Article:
Zhao was eventually defeated because Deng controlled the army and through this controlled the party. But a division of power between party, army, and state was seen as the root that generated the chaos and confusion of Tiananmen. Officials claimed they didn’t know whom to follow and obey, whether the party, headed by Zhao, or the army, headed by Deng. From then on, it was decided that one man, in this case Jiang Zemin, would lead them all. Yet, until early 1995, when Deng had a stroke, despite all official titles, Deng remained China’s ultimate guide.

A “peaceful” transition of power

The next massive shock to the party occurred in 1999 with the protest and then the crackdown on the Falun Gong. The movement was used possibly as an excuse to get rid of the mighty Qiao Shi. Qiao had officially retired in 1998, but he was far more influential than his rival Jiang, and the security breach that led to the Falun Gong demonstrations was blamed on Qiao, who had been responsible for intelligence in the past. In any case, Jiang used the demonstration to curb most of Qiao’s clout in the party.

The 2002–2004 “smooth transition” of power from Jiang to Hu Jintao actually hid a new political settlement in China, one that put Jiang in the position of some kind of paramount leader and Hu in the place of a manager of the will of his elderly boss and the fellow retired .

In the following decade, power became spread out and nobody was clearly in charge. Each Politburo member was the ultimate decision-maker about his brief, and when something of his interest overlapped with other people’s briefs, there would be horse trading in the Politburo. In this confusing atmosphere, Chongqing party leader Bo Xilai made his run for power in 2012–13. Apparently, the plan was to replace Zhou Yongkang as security chief, enter the Standing Committee of the Politburo, and from there corner Xi Jinping, who had been appointed party secretary but was five years younger than Bo.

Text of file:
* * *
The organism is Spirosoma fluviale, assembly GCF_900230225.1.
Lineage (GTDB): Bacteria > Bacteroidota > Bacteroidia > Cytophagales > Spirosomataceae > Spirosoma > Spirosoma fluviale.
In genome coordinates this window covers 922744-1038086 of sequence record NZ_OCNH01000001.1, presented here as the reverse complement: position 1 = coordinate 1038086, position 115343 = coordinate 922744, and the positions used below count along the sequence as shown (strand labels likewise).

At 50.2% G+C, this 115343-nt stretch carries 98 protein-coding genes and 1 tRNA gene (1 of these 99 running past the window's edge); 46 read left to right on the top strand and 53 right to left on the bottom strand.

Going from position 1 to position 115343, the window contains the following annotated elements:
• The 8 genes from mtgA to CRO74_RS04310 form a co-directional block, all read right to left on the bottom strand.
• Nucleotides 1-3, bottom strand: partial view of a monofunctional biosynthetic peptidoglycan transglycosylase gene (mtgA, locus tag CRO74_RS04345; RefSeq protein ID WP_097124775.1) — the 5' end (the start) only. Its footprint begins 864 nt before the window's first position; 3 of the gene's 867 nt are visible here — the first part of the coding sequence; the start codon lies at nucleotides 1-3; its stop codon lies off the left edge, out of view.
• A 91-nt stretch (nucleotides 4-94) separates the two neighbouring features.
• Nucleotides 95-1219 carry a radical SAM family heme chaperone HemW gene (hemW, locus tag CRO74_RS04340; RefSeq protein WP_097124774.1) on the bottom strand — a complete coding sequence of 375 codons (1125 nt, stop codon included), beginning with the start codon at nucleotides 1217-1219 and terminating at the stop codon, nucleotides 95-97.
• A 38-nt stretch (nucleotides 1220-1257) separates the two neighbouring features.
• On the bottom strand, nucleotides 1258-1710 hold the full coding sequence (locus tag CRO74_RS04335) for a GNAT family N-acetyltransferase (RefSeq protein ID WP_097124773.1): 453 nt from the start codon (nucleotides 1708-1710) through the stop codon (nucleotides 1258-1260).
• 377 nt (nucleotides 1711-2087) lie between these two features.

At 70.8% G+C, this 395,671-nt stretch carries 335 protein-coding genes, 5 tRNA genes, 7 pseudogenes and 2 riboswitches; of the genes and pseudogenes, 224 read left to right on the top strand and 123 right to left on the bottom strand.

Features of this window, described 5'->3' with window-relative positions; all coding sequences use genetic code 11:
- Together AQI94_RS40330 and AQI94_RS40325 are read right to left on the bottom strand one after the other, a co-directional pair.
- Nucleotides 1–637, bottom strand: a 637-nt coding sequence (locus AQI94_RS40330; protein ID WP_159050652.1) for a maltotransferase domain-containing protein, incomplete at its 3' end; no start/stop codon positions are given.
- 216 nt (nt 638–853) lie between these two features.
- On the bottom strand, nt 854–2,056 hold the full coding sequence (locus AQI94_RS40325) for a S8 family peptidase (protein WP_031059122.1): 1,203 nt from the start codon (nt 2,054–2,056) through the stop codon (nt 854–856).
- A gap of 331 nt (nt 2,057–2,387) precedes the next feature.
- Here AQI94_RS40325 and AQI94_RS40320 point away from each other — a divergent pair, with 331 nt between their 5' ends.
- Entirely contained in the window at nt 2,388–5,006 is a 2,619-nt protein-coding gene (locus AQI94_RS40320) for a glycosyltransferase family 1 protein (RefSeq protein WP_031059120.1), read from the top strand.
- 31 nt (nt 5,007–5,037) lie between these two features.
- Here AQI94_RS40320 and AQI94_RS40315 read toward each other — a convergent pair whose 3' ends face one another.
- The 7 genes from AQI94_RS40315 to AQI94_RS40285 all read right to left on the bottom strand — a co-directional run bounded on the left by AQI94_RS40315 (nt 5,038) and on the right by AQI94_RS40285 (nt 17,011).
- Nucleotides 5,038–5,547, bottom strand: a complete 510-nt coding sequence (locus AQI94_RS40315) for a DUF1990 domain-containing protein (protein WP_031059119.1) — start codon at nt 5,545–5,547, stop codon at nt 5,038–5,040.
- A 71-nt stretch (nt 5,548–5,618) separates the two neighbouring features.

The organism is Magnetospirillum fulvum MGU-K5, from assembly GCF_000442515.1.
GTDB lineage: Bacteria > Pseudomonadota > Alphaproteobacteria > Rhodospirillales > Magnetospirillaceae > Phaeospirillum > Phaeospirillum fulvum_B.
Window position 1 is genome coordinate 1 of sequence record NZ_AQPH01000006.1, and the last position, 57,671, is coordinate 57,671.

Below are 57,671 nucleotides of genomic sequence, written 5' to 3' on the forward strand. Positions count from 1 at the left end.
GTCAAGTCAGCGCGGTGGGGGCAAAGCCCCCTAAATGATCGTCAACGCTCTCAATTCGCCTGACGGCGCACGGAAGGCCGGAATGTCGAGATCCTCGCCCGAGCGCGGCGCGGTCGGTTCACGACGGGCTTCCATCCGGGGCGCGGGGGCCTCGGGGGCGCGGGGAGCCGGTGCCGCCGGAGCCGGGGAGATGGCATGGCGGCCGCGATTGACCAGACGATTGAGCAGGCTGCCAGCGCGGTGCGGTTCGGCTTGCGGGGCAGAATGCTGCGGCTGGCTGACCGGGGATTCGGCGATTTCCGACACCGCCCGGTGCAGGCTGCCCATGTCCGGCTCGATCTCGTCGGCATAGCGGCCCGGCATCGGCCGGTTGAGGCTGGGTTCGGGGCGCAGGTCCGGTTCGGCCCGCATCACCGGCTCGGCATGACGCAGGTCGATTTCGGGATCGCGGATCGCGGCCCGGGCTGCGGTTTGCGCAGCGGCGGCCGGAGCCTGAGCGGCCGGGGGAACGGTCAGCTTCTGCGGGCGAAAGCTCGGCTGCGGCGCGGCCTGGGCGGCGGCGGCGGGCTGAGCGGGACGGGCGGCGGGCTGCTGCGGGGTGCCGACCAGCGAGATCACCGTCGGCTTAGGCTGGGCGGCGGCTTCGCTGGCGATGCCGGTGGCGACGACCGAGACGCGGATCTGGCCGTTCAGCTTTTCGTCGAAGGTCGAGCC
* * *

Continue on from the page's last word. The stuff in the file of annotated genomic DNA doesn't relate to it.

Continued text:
This attempt failed and Xi, supported by Hu Jintao and then prime minister Wen Jiabao, managed to wrest real, full control of the party, in a way that only Mao had done before him.

Xi is now sitting on all the levers of power in China, and since he took on the party leadership, his power has increased vastly. The anticorruption campaign, which certainly has real value in getting rid of excessive corruption, also has political worth: eliminating and intimidating those who are not following Xi closely.

Then, the transition of power from Jiang to Hu had been peaceful, but it was no real transition, the old and the new power levers were confused into each other leading to chaos and stalemate, the breeding ground for swelling corruption.

Communist Party, a history of coups

From the history of the Communist Party so far, we can see that the party lived through many coups; however, all these coups were defeated by the men on the top.

Mao, Hua Guofeng, Deng Xiaoping: never, ever did the number-two man manage to really dent the power of the number-one. With hindsight, some coups might have been possibly set up by the number-one guy to get rid of possible challengers.

The only exceptions to this were Liu Shaoqi, who successfully sidelined Mao Zedong for a few years in the ‘60s, and Xi Jinping, who succeeded in concentrating power in his hands while his power was still uncertain. In this situation, it is quite unlikely that someone could manage to overthrow Xi Jinping now. He has too much power, and his enemies are faceless and jumbled.

However, the situation of China now is very different from the past. The society, unlike with Mao or Deng, is very complex; international forces are now interested in developments in Beijing; and many of the rich and powerful in China have an ax to grind with Xi and would like to replace him.

Moreover, the constant, hidden power struggle, which can overturn past decisions overnight, poisons any mid- and long-term investment environment. Who can make long-term plans for his company when those plans can be upended overnight, and when the ways to do business are murky and change with every political party leader on top, who changes god knows how? This is very true for foreigners, but also for Chinese private investors, who have been the engine of growth in the past 40 years.

Finally, in the past 70 years of communist rule, no leader succeeded in having his legacy maintained – not even Mao managed it. That is, if Xi doesn’t change the system, no matter what he does during his tenure, it will be overturned once he is out of power.